HW35 Standard: € 240
    Diana 31P: € 229 (same thing as your 34P)
    Terrus (synthetic stock): € 216

    I guess at those prices, the Weihrauchs are very strong contenders…

  16. CptKlotz,

    My money goes to the HW35 hands down, no contest, based on what I have read and seen. I’ve only shot the HW35 but it wins the accuracy tests.


  17. I’m looking forward to BB’s scoped test of the HW35.

    I own a Diana 31P T06 and a 1973 FWB300S. I have “permanently borrowed” a 1980 HW35.

    Being a newbie shooter with a 9,5 meter home range, I am not good enough to discern differences in accuracy between the three even when shooting from a rest.

    My offhand scores are very slowly improving, though 🙂

  18. Well, we’re getting spoilt for choice in the mid price springer stakes, BSA Supersport and Lightning, Weihrauch HW50, Diana 34 and now these Walthers…..it’s nice to see Europe having a fight back against the oriental onslaught, and wouldn’t hesitate to recommend any one of those to a new shooter, I can’t say that for any Wang Po product, simply because 5 might be fine and number 6 a complete dog.
    As an aside, my “as new” Diana 38 arrived today, I put the RWS 4-12x40AO off of my HW77 on it……zeroed at 20 yards, and quite low at that, my 77 doesn’t have any tangible droop…..so, an RWS Diana 38…of similar power (12fpe) as my 77, with an RWS scope and mounts….aimed at the same target I was zeroed with the 77 on…..and, as if to fly in the face of conventional wisdom, point of impact is 5 inches…higher! than the same optics, calibre, pellets and target on my Weihrauch….you’d think they would be, at least, similar……and as for the infamous Diana droop, if anything this is shooting high!, the 38 is a tiny bit less powerful too (11.4fpe as opposed to 11.7)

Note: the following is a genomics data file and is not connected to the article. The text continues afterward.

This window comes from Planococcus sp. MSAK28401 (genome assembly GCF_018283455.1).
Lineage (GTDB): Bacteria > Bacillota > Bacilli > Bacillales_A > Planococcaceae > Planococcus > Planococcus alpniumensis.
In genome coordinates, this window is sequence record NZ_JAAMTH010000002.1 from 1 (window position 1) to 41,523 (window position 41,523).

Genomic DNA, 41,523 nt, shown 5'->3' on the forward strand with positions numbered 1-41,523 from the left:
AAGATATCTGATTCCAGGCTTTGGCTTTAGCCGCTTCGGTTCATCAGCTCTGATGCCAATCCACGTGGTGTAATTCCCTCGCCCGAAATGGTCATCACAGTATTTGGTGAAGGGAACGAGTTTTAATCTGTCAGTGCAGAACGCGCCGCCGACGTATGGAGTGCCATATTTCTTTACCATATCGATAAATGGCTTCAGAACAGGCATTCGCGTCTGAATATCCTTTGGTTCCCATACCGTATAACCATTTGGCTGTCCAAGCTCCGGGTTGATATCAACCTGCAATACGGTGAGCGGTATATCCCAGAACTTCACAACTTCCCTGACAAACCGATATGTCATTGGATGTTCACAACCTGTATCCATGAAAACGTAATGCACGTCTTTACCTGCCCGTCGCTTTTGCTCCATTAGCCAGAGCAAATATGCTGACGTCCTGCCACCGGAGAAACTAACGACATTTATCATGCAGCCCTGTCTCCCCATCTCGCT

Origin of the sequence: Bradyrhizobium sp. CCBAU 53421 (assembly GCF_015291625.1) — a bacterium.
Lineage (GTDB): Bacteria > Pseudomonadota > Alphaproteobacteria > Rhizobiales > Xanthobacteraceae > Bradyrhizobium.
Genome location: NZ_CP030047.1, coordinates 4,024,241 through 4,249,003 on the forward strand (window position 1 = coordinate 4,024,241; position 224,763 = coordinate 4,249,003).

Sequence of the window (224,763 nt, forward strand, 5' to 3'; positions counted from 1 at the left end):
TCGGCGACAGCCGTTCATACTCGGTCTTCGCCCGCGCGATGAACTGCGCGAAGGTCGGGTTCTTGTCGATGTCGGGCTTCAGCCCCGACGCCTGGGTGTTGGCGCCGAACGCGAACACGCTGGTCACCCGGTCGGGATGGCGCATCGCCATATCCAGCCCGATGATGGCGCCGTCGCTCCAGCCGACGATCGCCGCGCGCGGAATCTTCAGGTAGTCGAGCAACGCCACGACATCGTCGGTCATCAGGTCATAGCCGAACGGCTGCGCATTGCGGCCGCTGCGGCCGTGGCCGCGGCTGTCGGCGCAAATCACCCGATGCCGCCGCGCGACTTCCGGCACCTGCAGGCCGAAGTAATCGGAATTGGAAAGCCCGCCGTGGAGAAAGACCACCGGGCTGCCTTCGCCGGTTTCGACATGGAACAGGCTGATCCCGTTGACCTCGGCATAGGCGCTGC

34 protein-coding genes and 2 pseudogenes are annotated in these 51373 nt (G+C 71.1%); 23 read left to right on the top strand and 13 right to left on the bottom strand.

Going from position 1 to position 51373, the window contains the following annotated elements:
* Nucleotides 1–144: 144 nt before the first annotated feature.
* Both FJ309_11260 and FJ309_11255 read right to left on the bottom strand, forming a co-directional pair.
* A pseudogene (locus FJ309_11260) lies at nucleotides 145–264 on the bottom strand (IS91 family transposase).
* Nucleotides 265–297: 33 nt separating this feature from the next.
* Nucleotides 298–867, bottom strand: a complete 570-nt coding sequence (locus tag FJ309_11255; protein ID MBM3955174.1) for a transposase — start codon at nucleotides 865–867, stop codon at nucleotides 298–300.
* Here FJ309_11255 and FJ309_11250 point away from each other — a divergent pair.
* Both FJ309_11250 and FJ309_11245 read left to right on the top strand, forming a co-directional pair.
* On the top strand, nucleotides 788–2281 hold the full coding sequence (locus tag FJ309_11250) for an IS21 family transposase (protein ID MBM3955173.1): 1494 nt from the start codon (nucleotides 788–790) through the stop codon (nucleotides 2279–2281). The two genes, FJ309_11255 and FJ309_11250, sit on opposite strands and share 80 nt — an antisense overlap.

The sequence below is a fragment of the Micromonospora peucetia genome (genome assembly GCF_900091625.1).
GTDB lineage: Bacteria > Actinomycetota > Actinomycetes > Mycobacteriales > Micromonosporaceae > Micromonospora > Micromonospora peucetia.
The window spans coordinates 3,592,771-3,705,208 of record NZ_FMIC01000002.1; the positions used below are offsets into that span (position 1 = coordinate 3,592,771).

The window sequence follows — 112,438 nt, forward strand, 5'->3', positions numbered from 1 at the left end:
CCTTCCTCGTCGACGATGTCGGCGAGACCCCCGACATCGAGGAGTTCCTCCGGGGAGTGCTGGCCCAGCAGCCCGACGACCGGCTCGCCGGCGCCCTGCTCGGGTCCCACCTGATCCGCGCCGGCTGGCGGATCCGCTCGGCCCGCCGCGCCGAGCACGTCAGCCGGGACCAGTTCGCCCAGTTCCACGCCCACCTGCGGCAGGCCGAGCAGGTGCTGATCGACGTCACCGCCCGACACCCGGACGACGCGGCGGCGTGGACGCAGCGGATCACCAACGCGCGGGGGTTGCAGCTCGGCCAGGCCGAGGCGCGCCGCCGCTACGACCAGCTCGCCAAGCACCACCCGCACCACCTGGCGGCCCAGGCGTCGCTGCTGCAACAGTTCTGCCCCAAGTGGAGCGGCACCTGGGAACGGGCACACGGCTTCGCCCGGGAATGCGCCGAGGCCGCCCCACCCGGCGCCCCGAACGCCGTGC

I would have put money on a break barrel shooting slightly lower, especially a 34 based rifle!

  19. I was exhausted after work, but at 20 yards from an unsupported standing position I got a few one inch groups, however the majority were clustering in half inch, so the potential is there, I’ll experiment with pellets, and shoot from a supported position over the weekend, it feels accurate if you know what I mean.

  20. well done Mr Pelletier… as we left off last installment i was positive about the expected improvement in group sizes while scoped… Also i see your wheels and cogs spinning, and i would have expected to buy that gun if the results were satisfying… this could be a contender to shoot against a HW50 (even cheaper)… like a revamped FWB127 almost… i dont doubt that with a mild tuning and lubing this will make a great “what rifle should i buy on a budget?” I cant wait to see the results of your tuning Sir…Maybe by then my Terrus will be here. By the way, .22 is the way to go. And maybe the open sights would be appreciated more to shoot short distance (ratting) or pigeons in rafters… If not there is always the LGV…